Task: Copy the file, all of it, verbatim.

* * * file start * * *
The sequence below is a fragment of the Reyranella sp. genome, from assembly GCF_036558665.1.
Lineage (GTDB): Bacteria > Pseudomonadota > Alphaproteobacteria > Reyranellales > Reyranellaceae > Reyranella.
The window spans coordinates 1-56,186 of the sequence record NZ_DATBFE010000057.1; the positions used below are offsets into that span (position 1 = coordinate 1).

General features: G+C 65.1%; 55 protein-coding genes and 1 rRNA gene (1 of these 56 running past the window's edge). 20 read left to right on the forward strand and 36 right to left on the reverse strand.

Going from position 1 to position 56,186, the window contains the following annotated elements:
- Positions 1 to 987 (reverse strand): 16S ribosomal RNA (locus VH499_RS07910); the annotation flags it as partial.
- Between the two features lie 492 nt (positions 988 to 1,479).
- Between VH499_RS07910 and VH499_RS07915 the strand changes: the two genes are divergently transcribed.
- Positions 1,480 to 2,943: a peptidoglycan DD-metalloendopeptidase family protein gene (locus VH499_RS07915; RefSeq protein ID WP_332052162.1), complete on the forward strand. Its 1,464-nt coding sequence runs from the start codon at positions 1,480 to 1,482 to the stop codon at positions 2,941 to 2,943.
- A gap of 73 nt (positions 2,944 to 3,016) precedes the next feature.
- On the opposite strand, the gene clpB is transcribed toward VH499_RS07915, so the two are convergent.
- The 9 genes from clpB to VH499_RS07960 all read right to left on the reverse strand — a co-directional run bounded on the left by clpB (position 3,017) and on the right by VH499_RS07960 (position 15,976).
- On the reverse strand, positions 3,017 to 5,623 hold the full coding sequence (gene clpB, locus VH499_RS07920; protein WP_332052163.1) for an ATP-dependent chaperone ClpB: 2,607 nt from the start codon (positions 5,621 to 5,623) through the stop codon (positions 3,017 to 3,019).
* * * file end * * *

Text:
The sequence below is a fragment of the Reyranella sp. genome, from assembly GCF_036558665.1.
Lineage (GTDB): Bacteria > Pseudomonadota > Alphaproteobacteria > Reyranellales > Reyranellaceae > Reyranella.
The window spans coordinates 1-56,186 of the sequence record NZ_DATBFE010000057.1; the positions used below are offsets into that span (position 1 = coordinate 1).

General features: G+C 65.1%; 55 protein-coding genes and 1 rRNA gene (1 of these 56 running past the window's edge). 20 read left to right on the forward strand and 36 right to left on the reverse strand.

Going from position 1 to position 56,186, the window contains the following annotated elements:
- Positions 1 to 987 (reverse strand): 16S ribosomal RNA (locus VH499_RS07910); the annotation flags it as partial.
- Between the two features lie 492 nt (positions 988 to 1,479).
- Between VH499_RS07910 and VH499_RS07915 the strand changes: the two genes are divergently transcribed.
- Positions 1,480 to 2,943: a peptidoglycan DD-metalloendopeptidase family protein gene (locus VH499_RS07915; RefSeq protein ID WP_332052162.1), complete on the forward strand. Its 1,464-nt coding sequence runs from the start codon at positions 1,480 to 1,482 to the stop codon at positions 2,941 to 2,943.
- A gap of 73 nt (positions 2,944 to 3,016) precedes the next feature.
- On the opposite strand, the gene clpB is transcribed toward VH499_RS07915, so the two are convergent.
- The 9 genes from clpB to VH499_RS07960 all read right to left on the reverse strand — a co-directional run bounded on the left by clpB (position 3,017) and on the right by VH499_RS07960 (position 15,976).
- On the reverse strand, positions 3,017 to 5,623 hold the full coding sequence (gene clpB, locus VH499_RS07920; protein WP_332052163.1) for an ATP-dependent chaperone ClpB: 2,607 nt from the start codon (positions 5,621 to 5,623) through the stop codon (positions 3,017 to 3,019).